The exact formation pathway for such a structure remains unknown, however we believe the complicated reaction cascade involving the oxidative coupling of {Bi2} fragments is facilitated by the relatively redox-inert transition metal fragments used in this case. It is becoming increasingly clear that transition metal complex fragments with this electron count (and containing metals with d-electron counts between 6-8 electrons) consistently form this {Bi6} moiety on reaction with molecular sources of bismuth atoms.

These compounds offer excellent insight into the nature of metal-metal bonding and how it can influence the structure and overall electronic situation of the molecule. On the basis of a simple view, each of the three complexes mentioned above contain “Bi64−” fragments to give the corresponding anionic charge of the cluster with three of the appropriate transition metal units, {CpRu}+, {(cod)Ir}+, or {Mo(CO)3} respectively. However, this neglects the effect of the nature of the transition metal atom (and its ligand) on the cluster bonding and on the structure of the {Bi6} prism. The regularity of the trigonal prism is distinctly different between the [{CpRu}3Bi6] anion and the [{(cod)Ir}3Bi6] and [{(CO)3Mo}3Bi6]4− anions. The prism in [{CpRu}3Bi6] is significantly more regular, while in the other two clusters it is distorted – which in turn significantly influences the electronic properties.

To provide insight into this distortion, the hypothetical substructure Bi6q− (q = 0-4) series was calculated. This revealed that when q = 0-2 the substructure was closer to being regular and much more distorted when of a higher negative charge. The regularity of the prism has a profound effect on the symmetry of the molecular orbitals (MO) of the molecule. The highest occupied molecular orbital (HOMO) of [{CpRu}3Bi6] consists of coexisting π-type contributions from atomic p-orbitals in both triangles of the {Bi6} prism. Together, these yield one, single, doubly occupied cluster orbital which exhibits the same mathematical symmetry as an atomic fz3 orbital. A very similar situation is observed in the hypothetical Bi62− molecule. This MO cannot be fully localised and sustains a remarkably strong diatropic ring current of +25.6 nA/T when calculating the structures as being exposed to an external magnetic field. All three clusters exhibit strong diatropic ring currents, however, only [{CpRu}3Bi6] has the highly symmetric fz3-type cluster orbital and therefore fulfills the magnetic and structural requirement for aromaticity, which we therefore assign as φ-type aromaticity – in analogy to p-type aromaticity in case of MO symmetries resembling atomic pz orbitals.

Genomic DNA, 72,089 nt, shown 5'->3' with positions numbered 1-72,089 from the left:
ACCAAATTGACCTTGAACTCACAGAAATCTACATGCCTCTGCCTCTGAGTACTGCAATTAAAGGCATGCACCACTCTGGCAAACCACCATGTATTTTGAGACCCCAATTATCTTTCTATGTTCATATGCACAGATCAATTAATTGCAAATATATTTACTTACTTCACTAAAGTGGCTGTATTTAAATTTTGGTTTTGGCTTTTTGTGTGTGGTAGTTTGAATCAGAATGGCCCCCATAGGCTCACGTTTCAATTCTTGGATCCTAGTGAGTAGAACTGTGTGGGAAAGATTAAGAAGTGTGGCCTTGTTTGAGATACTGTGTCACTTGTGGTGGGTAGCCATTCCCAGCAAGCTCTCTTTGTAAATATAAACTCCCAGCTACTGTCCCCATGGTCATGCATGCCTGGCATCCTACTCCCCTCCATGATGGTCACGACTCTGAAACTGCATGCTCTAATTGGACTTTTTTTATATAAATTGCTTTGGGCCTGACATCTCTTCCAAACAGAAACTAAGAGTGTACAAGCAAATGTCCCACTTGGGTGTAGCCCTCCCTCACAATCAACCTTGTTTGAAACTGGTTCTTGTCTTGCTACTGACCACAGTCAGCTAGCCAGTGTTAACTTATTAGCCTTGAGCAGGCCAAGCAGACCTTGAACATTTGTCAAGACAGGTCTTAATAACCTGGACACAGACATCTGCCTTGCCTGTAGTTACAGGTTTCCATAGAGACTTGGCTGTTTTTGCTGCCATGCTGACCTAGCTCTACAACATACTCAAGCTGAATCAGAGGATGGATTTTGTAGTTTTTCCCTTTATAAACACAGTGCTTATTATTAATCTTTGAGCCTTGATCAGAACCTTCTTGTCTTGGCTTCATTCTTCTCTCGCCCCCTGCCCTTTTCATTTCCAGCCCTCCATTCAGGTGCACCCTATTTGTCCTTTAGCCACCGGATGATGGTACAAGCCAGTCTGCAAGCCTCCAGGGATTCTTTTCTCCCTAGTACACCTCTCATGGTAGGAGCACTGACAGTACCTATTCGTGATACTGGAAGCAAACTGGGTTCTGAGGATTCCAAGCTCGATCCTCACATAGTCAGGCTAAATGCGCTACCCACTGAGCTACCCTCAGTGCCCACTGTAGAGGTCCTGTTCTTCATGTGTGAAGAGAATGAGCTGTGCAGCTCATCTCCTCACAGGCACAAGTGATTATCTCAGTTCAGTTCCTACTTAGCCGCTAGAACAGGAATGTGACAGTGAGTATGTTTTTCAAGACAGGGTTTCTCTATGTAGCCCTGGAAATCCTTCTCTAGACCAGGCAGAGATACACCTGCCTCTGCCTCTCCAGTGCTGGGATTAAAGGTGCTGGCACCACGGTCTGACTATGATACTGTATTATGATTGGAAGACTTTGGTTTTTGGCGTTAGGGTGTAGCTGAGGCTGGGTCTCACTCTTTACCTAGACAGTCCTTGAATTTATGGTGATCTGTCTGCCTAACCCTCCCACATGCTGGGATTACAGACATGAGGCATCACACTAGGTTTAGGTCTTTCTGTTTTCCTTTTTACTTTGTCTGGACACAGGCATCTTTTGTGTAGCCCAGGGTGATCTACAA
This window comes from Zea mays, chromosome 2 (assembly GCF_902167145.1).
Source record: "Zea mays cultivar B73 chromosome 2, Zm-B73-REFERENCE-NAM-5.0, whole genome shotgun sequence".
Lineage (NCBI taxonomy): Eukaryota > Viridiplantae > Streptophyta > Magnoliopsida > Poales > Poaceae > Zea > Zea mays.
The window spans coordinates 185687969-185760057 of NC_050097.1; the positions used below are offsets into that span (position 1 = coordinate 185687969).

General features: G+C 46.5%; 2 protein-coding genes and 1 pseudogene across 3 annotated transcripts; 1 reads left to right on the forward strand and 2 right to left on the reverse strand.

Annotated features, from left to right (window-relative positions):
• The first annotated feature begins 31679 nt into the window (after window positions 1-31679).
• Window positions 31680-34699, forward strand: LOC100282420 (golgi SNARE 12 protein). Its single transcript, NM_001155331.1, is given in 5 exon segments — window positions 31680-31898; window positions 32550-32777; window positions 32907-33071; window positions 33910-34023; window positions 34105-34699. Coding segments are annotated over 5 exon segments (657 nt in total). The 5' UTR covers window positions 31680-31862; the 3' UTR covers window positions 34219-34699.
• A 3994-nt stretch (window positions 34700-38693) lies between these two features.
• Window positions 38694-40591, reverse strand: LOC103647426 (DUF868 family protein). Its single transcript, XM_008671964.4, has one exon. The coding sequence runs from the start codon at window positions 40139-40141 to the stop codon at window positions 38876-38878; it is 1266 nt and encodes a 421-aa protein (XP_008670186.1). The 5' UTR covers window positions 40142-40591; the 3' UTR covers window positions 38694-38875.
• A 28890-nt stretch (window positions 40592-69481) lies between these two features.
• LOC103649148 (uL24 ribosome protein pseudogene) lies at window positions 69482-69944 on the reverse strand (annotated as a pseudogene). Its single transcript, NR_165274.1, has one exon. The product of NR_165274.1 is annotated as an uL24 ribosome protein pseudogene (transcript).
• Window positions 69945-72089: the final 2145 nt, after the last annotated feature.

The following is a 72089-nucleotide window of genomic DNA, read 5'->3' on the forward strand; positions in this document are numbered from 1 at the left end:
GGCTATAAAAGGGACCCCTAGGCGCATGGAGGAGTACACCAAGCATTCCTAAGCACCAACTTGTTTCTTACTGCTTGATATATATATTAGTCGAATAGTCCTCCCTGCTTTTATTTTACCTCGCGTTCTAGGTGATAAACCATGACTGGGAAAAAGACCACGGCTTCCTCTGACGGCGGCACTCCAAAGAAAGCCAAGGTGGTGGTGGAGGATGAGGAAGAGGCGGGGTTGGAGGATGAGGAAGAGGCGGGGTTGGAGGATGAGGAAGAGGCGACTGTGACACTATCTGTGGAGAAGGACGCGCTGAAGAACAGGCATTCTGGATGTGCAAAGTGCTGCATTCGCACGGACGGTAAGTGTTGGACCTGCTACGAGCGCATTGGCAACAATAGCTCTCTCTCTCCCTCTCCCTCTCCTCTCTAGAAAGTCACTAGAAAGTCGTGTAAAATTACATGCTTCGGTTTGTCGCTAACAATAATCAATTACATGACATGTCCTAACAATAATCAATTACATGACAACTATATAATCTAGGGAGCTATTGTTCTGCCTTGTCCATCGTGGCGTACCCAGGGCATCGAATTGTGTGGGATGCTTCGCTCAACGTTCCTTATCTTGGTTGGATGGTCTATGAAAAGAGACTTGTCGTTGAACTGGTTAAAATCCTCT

The image illustrates the molecular structure and uncommon electronic properties of the new cluster anion [{CpRu}3Bi6]– exhibiting φ-type aromaticity. The changes in the structure of the {Bi6} fragment, and subsequent electronics, seem to be tunable by the nature of the transition metal complex fragment. This all-metal aromaticity based on the unique φ-symmetric electronic structure has never been observed on experimentally accessible clusters before.